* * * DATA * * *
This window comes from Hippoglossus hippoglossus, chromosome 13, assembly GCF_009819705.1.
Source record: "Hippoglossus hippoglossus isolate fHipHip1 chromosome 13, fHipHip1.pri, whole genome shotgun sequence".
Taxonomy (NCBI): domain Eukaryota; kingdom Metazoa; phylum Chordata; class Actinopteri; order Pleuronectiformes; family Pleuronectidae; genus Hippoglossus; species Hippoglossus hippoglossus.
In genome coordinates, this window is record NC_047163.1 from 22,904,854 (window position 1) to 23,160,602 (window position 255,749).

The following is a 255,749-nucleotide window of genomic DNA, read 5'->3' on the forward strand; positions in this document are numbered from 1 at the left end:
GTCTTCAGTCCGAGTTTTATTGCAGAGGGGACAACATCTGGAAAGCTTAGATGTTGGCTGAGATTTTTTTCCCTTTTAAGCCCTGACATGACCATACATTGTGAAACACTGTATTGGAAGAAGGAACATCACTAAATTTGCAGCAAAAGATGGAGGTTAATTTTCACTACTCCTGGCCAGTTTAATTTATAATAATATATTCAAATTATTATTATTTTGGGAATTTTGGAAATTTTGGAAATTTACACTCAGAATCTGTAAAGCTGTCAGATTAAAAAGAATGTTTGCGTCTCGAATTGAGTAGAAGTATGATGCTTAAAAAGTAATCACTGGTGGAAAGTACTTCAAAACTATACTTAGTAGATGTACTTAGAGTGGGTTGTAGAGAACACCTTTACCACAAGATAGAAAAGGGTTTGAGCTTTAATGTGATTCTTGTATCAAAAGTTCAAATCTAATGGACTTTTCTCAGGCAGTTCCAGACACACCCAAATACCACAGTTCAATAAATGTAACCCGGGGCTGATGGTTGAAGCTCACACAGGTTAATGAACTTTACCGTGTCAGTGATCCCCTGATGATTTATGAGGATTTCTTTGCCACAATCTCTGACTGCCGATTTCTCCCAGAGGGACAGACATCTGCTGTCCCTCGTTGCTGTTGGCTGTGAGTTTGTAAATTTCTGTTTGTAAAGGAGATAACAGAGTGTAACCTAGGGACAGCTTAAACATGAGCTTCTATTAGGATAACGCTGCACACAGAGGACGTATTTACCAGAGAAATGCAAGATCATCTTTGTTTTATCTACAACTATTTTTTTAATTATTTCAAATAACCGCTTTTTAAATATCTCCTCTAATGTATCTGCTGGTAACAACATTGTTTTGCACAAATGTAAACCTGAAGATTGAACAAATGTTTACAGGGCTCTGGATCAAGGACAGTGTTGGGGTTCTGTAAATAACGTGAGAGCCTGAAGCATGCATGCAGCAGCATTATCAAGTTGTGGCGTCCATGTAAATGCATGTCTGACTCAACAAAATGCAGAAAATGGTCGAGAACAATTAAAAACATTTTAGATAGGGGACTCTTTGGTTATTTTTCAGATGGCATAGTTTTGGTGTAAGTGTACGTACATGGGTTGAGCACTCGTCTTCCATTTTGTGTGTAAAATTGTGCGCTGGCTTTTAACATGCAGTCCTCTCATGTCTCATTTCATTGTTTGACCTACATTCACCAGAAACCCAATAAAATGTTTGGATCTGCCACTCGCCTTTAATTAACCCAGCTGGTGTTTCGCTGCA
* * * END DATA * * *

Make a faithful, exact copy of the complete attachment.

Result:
This window comes from Hippoglossus hippoglossus, chromosome 13, assembly GCF_009819705.1.
Source record: "Hippoglossus hippoglossus isolate fHipHip1 chromosome 13, fHipHip1.pri, whole genome shotgun sequence".
Taxonomy (NCBI): domain Eukaryota; kingdom Metazoa; phylum Chordata; class Actinopteri; order Pleuronectiformes; family Pleuronectidae; genus Hippoglossus; species Hippoglossus hippoglossus.
In genome coordinates, this window is record NC_047163.1 from 22,904,854 (window position 1) to 23,160,602 (window position 255,749).

The following is a 255,749-nucleotide window of genomic DNA, read 5'->3' on the forward strand; positions in this document are numbered from 1 at the left end:
GTCTTCAGTCCGAGTTTTATTGCAGAGGGGACAACATCTGGAAAGCTTAGATGTTGGCTGAGATTTTTTTCCCTTTTAAGCCCTGACATGACCATACATTGTGAAACACTGTATTGGAAGAAGGAACATCACTAAATTTGCAGCAAAAGATGGAGGTTAATTTTCACTACTCCTGGCCAGTTTAATTTATAATAATATATTCAAATTATTATTATTTTGGGAATTTTGGAAATTTTGGAAATTTACACTCAGAATCTGTAAAGCTGTCAGATTAAAAAGAATGTTTGCGTCTCGAATTGAGTAGAAGTATGATGCTTAAAAAGTAATCACTGGTGGAAAGTACTTCAAAACTATACTTAGTAGATGTACTTAGAGTGGGTTGTAGAGAACACCTTTACCACAAGATAGAAAAGGGTTTGAGCTTTAATGTGATTCTTGTATCAAAAGTTCAAATCTAATGGACTTTTCTCAGGCAGTTCCAGACACACCCAAATACCACAGTTCAATAAATGTAACCCGGGGCTGATGGTTGAAGCTCACACAGGTTAATGAACTTTACCGTGTCAGTGATCCCCTGATGATTTATGAGGATTTCTTTGCCACAATCTCTGACTGCCGATTTCTCCCAGAGGGACAGACATCTGCTGTCCCTCGTTGCTGTTGGCTGTGAGTTTGTAAATTTCTGTTTGTAAAGGAGATAACAGAGTGTAACCTAGGGACAGCTTAAACATGAGCTTCTATTAGGATAACGCTGCACACAGAGGACGTATTTACCAGAGAAATGCAAGATCATCTTTGTTTTATCTACAACTATTTTTTTAATTATTTCAAATAACCGCTTTTTAAATATCTCCTCTAATGTATCTGCTGGTAACAACATTGTTTTGCACAAATGTAAACCTGAAGATTGAACAAATGTTTACAGGGCTCTGGATCAAGGACAGTGTTGGGGTTCTGTAAATAACGTGAGAGCCTGAAGCATGCATGCAGCAGCATTATCAAGTTGTGGCGTCCATGTAAATGCATGTCTGACTCAACAAAATGCAGAAAATGGTCGAGAACAATTAAAAACATTTTAGATAGGGGACTCTTTGGTTATTTTTCAGATGGCATAGTTTTGGTGTAAGTGTACGTACATGGGTTGAGCACTCGTCTTCCATTTTGTGTGTAAAATTGTGCGCTGGCTTTTAACATGCAGTCCTCTCATGTCTCATTTCATTGTTTGACCTACATTCACCAGAAACCCAATAAAATGTTTGGATCTGCCACTCGCCTTTAATTAACCCAGCTGGTGTTTCGCTGCA